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Food is a big part of French culture, and its large on Castro Street as well. I’ll briefly mention my favorite places, the ones I frequent often. Frapez Spa (4092 18th St) is a fruit and vegetable smoothie bar that I hit three times a week, right after gym, for a healthy and filling 20 oz drink. The Anchor Oyster Bar (579 Castro St) has been in the neighborhood for 35+ years, offering fresh oysters, fish, crabs, shrimp, etc. The New England clam chowder and the chappino are particularly good. Buffalo Whole Food & Grain Co (598 Castro St) is a great little organic foods grocery with fresh vegetables inside, fresh fruit outside, and also a wall of supplements. Finally, there’s Spike’s Coffee and Teas (4117 19th St) where I regularly get my green tea. I can set up my laptop and work away (no wifi!) or read the NYT or just people watch. Plus, I have a card where I can pay in advance.

2013-03-01 16.49.50BooksBookshelves1-300x225
What’s great about living in a neighborhood in San Francisco or Paris is that you’re in a village where you can meet most of your needs within easy walking distance. Case in point, Pioneer Renewer (4501 18th St), an old school shoe repair shop where I’ve had a half dozen of my shoes stretched to fit. The place is great, from the goofy decorations to the gruff old cobbler who takes care of my shoes. Then there’s Books & Bookshelves (99 Sanchez St) where you can find unfinished wood furniture and shelves of poetry books, perhaps the widest collection of poetry up to and including City Lights in North Beach!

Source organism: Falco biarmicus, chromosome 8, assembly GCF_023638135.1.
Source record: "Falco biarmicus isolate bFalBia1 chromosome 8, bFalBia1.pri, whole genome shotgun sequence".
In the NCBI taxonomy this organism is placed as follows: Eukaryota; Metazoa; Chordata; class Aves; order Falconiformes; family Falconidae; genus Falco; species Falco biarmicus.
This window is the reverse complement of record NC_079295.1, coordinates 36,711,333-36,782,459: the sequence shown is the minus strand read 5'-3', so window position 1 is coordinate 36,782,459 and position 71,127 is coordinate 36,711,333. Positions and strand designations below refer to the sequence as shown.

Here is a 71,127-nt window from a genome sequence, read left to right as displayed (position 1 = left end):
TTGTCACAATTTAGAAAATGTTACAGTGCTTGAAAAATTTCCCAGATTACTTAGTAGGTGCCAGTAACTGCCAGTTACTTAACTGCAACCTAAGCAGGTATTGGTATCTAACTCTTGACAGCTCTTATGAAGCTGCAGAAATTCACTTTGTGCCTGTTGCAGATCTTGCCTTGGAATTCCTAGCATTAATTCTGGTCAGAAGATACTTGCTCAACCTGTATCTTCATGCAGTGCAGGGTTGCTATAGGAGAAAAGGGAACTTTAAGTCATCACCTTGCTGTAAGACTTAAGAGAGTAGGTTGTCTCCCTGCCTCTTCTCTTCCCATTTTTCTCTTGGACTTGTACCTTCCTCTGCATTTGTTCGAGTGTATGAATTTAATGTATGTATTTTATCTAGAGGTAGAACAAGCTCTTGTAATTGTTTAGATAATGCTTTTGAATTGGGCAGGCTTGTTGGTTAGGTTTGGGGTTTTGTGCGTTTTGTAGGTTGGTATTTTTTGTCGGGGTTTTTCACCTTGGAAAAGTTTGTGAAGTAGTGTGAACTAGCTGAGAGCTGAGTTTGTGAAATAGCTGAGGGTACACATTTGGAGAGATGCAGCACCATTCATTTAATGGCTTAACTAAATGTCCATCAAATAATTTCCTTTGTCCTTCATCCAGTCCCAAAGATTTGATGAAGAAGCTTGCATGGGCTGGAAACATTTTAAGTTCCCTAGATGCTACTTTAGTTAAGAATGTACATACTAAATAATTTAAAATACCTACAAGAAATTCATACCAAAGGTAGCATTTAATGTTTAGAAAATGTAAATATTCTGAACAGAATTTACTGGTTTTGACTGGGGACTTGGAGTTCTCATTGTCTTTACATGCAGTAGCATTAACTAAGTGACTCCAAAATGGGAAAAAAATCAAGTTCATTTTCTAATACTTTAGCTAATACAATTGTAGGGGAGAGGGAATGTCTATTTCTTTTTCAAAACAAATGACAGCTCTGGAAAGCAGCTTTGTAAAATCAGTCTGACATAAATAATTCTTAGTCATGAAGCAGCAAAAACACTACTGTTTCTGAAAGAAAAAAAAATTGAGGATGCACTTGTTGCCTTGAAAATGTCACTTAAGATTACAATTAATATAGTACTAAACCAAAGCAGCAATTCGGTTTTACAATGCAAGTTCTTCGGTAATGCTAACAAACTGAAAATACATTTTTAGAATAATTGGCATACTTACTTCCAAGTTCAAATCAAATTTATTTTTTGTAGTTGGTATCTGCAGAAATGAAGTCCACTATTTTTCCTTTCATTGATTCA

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A couple additions to my “village” are the Immune Enhancement Project (3450 16th St) and Ike’s Place (3489 16th St). The former offers therapeutic massage and acupuncture (both of which I’ve extensively used) and the latter has a monster menu of over 50 sandwiches (many of which I’ve sampled), plus 4 additional locations. The therapies at IEP are common fare in Europe, whereas Ike’s cuisine is quite unique, as attested to by the lines around the block at lunch.

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Church Street is another main commercial drag in the Castro area. Aardvark Books (227 Church St) reminds me of the San Francisco Book Company in the 6th Arrondissement, a store crammed floor to ceiling with used books from cheap paperbacks to collectors editions. There’s also graphic novels, comics, magazines and new books. Like a lot of used bookstores in SF, this place is hanging on by a thread.